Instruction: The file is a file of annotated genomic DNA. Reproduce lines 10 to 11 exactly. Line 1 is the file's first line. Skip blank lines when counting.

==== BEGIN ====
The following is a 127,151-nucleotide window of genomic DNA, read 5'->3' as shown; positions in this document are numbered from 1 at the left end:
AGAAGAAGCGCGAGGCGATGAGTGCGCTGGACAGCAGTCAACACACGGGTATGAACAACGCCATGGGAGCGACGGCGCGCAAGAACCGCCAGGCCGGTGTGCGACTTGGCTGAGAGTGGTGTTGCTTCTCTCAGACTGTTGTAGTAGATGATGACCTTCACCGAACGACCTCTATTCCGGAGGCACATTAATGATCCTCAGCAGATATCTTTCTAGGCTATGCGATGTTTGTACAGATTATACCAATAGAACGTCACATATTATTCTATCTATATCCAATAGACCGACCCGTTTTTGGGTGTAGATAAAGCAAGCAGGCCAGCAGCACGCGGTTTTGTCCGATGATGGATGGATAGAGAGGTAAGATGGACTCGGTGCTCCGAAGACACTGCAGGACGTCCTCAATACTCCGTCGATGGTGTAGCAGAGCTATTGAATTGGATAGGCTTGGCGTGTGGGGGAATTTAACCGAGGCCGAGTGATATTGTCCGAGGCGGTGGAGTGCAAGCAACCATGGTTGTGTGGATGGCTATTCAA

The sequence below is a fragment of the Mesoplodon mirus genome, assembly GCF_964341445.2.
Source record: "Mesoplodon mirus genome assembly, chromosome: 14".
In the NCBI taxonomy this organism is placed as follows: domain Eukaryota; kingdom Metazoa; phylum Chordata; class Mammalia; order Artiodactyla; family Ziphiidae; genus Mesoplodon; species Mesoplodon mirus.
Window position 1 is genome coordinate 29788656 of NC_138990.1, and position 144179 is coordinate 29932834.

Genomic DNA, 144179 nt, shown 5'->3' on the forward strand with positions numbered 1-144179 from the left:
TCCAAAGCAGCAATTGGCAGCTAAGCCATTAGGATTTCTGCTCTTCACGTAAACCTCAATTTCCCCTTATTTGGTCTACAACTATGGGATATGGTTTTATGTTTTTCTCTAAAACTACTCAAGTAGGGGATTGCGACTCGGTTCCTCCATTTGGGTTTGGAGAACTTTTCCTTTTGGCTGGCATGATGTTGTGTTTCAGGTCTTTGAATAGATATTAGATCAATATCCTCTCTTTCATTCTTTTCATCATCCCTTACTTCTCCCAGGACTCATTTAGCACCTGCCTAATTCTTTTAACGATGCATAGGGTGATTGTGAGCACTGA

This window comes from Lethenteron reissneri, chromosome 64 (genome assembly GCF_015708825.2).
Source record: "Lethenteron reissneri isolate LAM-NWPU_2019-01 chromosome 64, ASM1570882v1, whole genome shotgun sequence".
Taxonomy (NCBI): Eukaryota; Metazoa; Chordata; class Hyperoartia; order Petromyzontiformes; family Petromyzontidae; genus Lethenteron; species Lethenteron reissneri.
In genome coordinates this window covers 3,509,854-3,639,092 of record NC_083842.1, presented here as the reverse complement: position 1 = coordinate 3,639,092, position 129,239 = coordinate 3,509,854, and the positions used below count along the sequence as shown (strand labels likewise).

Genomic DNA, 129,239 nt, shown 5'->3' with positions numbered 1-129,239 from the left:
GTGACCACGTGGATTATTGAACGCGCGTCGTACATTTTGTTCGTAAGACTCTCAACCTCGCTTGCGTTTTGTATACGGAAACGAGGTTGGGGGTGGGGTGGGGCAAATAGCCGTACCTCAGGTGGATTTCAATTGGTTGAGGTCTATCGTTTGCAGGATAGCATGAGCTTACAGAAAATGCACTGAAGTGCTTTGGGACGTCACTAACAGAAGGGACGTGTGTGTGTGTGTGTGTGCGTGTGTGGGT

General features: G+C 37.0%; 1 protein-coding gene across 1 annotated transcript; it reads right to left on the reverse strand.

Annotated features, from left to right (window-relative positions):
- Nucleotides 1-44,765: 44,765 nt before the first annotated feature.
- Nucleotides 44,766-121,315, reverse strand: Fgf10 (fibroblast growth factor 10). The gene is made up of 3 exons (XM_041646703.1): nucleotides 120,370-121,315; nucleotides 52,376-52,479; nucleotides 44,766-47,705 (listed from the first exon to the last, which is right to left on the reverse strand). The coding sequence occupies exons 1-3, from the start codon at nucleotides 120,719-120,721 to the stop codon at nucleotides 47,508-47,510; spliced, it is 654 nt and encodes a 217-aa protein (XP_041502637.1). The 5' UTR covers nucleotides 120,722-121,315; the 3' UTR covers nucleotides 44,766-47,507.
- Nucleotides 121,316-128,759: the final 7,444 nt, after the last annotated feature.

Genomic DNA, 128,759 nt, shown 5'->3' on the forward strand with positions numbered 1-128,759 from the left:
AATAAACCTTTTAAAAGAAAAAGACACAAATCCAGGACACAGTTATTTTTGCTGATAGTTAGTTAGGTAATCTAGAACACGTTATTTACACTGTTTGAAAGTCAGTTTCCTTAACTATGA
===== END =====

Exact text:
Source record: "Lethenteron reissneri isolate LAM-NWPU_2019-01 chromosome 64, ASM1570882v1, whole genome shotgun sequence".
Taxonomy (NCBI): Eukaryota; Metazoa; Chordata; class Hyperoartia; order Petromyzontiformes; family Petromyzontidae; genus Lethenteron; species Lethenteron reissneri.